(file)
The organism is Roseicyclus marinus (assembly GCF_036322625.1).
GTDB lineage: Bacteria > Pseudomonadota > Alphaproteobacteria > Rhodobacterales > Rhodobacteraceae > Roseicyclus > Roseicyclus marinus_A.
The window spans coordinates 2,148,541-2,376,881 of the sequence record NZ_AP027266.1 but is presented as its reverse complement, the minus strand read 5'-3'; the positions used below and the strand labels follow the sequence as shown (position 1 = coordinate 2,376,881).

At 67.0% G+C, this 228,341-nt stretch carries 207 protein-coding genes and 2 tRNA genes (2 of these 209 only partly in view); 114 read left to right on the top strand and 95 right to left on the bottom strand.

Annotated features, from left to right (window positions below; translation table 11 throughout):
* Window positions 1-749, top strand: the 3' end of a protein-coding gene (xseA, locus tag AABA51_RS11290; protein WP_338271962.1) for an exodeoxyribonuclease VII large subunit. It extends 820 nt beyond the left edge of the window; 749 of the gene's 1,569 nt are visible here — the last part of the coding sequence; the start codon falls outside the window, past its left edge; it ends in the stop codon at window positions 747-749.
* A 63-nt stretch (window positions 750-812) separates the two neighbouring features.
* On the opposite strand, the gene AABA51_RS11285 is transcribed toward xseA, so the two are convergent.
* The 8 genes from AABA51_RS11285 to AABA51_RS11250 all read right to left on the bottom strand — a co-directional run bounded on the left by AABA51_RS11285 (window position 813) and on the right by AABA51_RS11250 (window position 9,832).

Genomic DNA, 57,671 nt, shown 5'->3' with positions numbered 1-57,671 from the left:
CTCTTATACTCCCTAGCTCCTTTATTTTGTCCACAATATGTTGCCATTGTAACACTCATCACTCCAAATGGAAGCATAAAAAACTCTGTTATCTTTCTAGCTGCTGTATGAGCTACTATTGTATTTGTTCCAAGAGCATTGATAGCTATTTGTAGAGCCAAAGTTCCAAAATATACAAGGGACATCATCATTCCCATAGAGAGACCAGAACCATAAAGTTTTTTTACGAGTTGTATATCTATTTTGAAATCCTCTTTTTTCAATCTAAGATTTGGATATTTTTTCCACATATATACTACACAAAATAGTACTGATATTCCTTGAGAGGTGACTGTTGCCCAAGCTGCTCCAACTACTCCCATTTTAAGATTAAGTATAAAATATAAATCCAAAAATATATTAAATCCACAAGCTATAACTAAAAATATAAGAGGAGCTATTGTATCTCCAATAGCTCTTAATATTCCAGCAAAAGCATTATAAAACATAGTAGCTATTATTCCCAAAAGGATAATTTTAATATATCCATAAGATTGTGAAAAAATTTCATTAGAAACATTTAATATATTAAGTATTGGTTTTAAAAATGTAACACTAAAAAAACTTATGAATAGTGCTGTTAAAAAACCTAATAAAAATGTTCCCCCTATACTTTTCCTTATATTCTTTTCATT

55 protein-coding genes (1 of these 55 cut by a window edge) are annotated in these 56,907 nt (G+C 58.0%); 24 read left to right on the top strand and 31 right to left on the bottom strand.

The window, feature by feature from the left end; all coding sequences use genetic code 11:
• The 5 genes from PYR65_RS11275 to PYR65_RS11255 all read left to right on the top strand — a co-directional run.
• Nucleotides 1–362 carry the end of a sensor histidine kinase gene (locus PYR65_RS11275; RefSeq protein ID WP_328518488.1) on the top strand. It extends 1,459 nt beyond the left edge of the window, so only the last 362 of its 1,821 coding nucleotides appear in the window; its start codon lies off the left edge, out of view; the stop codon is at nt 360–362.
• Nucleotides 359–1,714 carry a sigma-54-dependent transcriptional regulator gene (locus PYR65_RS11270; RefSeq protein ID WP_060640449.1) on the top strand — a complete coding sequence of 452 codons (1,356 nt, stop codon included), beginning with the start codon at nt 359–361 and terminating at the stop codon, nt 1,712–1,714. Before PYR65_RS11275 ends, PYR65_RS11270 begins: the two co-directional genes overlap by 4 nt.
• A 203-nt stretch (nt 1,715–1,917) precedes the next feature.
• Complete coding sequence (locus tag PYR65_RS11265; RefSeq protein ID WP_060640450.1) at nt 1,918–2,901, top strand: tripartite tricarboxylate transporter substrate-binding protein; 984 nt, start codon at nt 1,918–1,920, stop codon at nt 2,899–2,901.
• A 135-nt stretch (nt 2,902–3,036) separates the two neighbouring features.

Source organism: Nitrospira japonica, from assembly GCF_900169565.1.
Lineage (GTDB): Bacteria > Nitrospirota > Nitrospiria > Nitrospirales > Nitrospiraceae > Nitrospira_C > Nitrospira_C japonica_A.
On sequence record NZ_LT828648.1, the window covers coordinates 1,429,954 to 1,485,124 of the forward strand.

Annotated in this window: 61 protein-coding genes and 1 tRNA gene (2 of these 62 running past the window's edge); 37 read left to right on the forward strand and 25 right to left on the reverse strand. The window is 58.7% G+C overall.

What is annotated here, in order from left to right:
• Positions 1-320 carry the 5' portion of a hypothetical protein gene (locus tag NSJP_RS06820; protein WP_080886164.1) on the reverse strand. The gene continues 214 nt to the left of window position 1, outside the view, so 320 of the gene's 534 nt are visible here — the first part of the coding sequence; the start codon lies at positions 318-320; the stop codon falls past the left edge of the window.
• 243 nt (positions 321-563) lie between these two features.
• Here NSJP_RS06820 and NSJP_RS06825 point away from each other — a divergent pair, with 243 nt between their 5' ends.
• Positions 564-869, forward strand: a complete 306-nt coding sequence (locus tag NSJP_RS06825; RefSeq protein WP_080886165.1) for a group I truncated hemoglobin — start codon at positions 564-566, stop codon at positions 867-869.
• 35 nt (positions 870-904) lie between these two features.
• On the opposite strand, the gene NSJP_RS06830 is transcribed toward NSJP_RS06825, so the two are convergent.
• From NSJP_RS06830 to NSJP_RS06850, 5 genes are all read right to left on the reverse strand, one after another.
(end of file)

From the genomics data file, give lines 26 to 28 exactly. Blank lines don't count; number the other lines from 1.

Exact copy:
• 243 nt (positions 321-563) lie between these two features.
• Here NSJP_RS06820 and NSJP_RS06825 point away from each other — a divergent pair, with 243 nt between their 5' ends.
• Positions 564-869, forward strand: a complete 306-nt coding sequence (locus tag NSJP_RS06825; RefSeq protein WP_080886165.1) for a group I truncated hemoglobin — start codon at positions 564-566, stop codon at positions 867-869.